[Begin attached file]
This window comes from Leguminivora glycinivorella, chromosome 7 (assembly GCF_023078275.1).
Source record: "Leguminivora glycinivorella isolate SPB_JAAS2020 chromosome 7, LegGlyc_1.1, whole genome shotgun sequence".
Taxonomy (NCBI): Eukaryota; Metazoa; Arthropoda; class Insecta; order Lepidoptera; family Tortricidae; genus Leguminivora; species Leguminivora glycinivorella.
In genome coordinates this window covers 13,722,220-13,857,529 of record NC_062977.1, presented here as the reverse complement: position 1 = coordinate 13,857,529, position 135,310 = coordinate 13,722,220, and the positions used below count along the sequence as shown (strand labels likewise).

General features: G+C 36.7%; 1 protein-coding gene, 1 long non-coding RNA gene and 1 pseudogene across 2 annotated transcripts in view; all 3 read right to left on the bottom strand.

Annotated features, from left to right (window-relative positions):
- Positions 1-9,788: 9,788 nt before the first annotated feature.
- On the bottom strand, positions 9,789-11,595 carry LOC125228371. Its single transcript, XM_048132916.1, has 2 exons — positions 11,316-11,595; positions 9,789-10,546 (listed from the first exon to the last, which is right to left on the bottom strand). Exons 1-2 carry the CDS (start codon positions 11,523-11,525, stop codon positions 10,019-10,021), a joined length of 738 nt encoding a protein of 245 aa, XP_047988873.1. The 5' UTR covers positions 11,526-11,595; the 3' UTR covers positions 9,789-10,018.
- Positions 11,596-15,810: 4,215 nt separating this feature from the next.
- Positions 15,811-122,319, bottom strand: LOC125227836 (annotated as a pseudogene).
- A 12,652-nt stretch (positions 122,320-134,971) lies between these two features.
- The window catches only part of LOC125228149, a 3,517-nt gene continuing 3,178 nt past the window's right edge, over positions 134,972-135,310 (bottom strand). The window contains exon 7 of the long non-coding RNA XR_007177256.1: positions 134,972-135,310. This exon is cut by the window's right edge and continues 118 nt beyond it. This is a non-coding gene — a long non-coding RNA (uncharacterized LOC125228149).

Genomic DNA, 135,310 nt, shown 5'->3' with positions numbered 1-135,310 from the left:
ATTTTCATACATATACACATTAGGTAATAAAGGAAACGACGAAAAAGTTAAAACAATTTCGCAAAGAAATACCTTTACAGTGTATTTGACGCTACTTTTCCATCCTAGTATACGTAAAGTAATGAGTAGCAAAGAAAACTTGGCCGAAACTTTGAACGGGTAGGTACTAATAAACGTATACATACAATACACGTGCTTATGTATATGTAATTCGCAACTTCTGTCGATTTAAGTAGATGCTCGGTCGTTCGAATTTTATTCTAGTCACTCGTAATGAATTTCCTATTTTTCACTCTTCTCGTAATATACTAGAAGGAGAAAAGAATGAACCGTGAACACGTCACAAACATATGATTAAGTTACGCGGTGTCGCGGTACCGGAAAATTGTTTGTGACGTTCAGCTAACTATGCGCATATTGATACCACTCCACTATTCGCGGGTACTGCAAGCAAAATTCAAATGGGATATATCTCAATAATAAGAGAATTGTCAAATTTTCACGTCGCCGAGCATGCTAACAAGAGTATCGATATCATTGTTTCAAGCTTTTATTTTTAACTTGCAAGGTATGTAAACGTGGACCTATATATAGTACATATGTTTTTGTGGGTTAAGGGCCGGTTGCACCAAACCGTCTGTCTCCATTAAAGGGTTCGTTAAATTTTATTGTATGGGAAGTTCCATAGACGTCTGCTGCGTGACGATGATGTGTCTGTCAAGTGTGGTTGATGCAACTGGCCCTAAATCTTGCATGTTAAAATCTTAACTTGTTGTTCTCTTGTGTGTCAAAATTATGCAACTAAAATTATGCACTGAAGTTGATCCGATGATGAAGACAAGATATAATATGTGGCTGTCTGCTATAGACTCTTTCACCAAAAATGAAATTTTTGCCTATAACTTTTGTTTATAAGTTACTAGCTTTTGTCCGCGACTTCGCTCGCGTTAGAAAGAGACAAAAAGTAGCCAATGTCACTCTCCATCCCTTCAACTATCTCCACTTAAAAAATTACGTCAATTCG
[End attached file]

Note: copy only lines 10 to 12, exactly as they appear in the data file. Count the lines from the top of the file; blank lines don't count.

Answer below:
- Positions 15,811-122,319, bottom strand: LOC125227836 (annotated as a pseudogene).
- A 12,652-nt stretch (positions 122,320-134,971) lies between these two features.
- The window catches only part of LOC125228149, a 3,517-nt gene continuing 3,178 nt past the window's right edge, over positions 134,972-135,310 (bottom strand). The window contains exon 7 of the long non-coding RNA XR_007177256.1: positions 134,972-135,310. This exon is cut by the window's right edge and continues 118 nt beyond it. This is a non-coding gene — a long non-coding RNA (uncharacterized LOC125228149).